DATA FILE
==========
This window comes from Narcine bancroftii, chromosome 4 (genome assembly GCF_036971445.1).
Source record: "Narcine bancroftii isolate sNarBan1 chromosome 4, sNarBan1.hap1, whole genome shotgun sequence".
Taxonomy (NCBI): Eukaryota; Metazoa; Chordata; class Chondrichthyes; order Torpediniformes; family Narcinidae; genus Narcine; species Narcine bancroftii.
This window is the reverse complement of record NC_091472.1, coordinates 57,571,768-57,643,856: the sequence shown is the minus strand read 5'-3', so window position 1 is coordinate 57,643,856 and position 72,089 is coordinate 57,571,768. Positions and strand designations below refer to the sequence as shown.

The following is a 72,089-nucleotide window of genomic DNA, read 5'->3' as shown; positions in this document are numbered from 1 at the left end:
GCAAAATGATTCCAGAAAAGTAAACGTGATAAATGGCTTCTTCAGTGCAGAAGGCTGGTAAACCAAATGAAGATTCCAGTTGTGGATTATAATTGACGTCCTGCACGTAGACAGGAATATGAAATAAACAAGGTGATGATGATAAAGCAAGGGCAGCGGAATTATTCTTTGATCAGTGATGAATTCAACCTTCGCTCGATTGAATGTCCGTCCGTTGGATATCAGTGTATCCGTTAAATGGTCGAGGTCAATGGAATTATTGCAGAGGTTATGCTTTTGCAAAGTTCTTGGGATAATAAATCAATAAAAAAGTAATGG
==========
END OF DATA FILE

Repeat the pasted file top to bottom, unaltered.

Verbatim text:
This window comes from Narcine bancroftii, chromosome 4 (genome assembly GCF_036971445.1).
Source record: "Narcine bancroftii isolate sNarBan1 chromosome 4, sNarBan1.hap1, whole genome shotgun sequence".
Taxonomy (NCBI): Eukaryota; Metazoa; Chordata; class Chondrichthyes; order Torpediniformes; family Narcinidae; genus Narcine; species Narcine bancroftii.
This window is the reverse complement of record NC_091472.1, coordinates 57,571,768-57,643,856: the sequence shown is the minus strand read 5'-3', so window position 1 is coordinate 57,643,856 and position 72,089 is coordinate 57,571,768. Positions and strand designations below refer to the sequence as shown.

The following is a 72,089-nucleotide window of genomic DNA, read 5'->3' as shown; positions in this document are numbered from 1 at the left end:
GCAAAATGATTCCAGAAAAGTAAACGTGATAAATGGCTTCTTCAGTGCAGAAGGCTGGTAAACCAAATGAAGATTCCAGTTGTGGATTATAATTGACGTCCTGCACGTAGACAGGAATATGAAATAAACAAGGTGATGATGATAAAGCAAGGGCAGCGGAATTATTCTTTGATCAGTGATGAATTCAACCTTCGCTCGATTGAATGTCCGTCCGTTGGATATCAGTGTATCCGTTAAATGGTCGAGGTCAATGGAATTATTGCAGAGGTTATGCTTTTGCAAAGTTCTTGGGATAATAAATCAATAAAAAAGTAATGG